In the meantime, if you want to learn more about Charlotte Mason and all she said about habit training, take a look at our Laying Down the Rails resources. We have several, designed to help with different aspects of this important responsibility of habit training.
For the quick-start guide that will get you up and running in habit training in less than an hour, watch this video of the live workshop I have presented to thousands of parents: Laying Down the Rails: The Power of Good Habits in Your Home School.
If you want a complete reference book for parents, detailing everything Charlotte said about habit training, you’ll find it in Laying Down the Rails.
Use that book on its own or combine it with Laying Down the Rails for Children. This two-volume set is a wonderful collection of inspiring stories, Bible verses, poems, quotations, and family activities that will offer those living examples that motivate your children in the midst of habit training.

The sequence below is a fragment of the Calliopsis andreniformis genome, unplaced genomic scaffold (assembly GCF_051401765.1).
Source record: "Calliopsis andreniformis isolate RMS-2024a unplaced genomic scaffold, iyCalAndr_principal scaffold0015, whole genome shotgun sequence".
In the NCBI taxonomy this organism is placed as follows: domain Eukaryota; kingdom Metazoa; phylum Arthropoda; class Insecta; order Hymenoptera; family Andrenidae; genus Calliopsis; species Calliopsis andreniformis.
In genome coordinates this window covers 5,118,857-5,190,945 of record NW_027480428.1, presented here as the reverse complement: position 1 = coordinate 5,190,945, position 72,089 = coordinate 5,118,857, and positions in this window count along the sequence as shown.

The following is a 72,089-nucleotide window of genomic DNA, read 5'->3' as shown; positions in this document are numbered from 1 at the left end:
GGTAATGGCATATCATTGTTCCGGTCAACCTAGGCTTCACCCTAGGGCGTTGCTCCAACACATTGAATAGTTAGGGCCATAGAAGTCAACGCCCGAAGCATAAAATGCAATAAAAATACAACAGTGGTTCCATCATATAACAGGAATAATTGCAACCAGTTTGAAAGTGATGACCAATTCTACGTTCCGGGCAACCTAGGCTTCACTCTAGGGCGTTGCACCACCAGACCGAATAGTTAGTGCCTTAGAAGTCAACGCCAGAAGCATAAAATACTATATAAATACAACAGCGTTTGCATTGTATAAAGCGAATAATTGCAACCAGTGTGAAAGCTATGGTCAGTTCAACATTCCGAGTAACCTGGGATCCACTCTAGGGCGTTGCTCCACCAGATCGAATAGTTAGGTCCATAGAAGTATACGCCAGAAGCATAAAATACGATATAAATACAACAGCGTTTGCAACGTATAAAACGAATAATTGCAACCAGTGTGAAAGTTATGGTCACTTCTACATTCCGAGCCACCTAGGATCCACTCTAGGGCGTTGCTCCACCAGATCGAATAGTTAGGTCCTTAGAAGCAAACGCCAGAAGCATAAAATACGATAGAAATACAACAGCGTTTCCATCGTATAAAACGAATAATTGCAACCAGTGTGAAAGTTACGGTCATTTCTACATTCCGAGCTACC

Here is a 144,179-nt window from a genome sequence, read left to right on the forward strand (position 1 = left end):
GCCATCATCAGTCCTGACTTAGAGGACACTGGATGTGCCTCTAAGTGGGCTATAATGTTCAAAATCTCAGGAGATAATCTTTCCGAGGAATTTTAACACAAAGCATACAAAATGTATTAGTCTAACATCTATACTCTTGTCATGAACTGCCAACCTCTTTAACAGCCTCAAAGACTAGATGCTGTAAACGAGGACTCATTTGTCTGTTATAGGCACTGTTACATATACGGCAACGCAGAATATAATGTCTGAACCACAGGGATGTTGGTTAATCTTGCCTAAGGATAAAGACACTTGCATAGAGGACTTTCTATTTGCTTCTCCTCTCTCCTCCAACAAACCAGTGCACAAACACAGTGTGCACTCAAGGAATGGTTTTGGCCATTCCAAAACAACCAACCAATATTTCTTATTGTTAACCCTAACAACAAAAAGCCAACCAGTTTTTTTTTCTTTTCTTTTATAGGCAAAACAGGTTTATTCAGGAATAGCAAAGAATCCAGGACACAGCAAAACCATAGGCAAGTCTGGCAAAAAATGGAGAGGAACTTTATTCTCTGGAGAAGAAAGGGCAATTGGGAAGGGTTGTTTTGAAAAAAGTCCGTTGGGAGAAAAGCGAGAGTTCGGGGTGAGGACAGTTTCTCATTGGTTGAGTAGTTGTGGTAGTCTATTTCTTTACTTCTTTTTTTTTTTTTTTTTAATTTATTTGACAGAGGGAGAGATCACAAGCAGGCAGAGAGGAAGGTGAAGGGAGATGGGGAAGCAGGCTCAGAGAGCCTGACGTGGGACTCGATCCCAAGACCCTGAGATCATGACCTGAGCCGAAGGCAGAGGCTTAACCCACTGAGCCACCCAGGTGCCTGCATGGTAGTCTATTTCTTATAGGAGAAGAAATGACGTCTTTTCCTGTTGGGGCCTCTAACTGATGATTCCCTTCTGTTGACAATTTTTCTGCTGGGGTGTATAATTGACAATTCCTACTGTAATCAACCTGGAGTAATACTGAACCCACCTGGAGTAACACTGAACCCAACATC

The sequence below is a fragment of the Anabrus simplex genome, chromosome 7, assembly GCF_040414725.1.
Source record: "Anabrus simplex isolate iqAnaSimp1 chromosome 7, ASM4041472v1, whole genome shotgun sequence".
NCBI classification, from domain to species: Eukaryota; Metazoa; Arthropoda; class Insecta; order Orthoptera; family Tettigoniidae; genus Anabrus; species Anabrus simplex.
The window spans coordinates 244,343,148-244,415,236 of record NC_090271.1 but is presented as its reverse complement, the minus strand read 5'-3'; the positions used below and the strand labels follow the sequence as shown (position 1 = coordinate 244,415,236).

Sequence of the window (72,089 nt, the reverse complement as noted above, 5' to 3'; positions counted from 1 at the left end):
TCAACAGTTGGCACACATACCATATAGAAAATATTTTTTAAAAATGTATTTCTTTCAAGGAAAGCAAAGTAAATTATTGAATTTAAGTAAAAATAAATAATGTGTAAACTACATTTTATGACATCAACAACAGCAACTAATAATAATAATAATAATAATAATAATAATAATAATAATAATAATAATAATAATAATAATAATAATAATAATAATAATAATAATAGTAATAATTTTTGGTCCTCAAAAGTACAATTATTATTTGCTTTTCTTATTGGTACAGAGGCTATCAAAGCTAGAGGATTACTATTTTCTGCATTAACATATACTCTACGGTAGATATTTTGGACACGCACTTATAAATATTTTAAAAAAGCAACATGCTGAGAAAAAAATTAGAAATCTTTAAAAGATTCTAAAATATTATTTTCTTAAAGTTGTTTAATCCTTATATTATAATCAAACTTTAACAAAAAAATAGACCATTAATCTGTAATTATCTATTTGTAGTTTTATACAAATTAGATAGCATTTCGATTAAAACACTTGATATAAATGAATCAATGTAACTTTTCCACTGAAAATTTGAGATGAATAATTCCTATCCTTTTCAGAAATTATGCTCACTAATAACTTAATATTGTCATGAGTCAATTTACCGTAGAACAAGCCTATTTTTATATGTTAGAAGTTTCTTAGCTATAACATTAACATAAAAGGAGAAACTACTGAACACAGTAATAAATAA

Then, many parents have asked for help with cultivating good habits in their own lives. So for that aspect, or to help your high schooler learn how to instill his own good habits, I recommend you read and discuss the book Laying Down the Rails for Yourself. A live video recording of the Habit Training Yourself workshop is also available.
As you can see, habit training is an important part of, not just a Charlotte Mason education, but of preparing our children for success in life. I encourage you to get started instilling good habits today, then join me as we delve into some specific questions in the upcoming Habits Q & A series.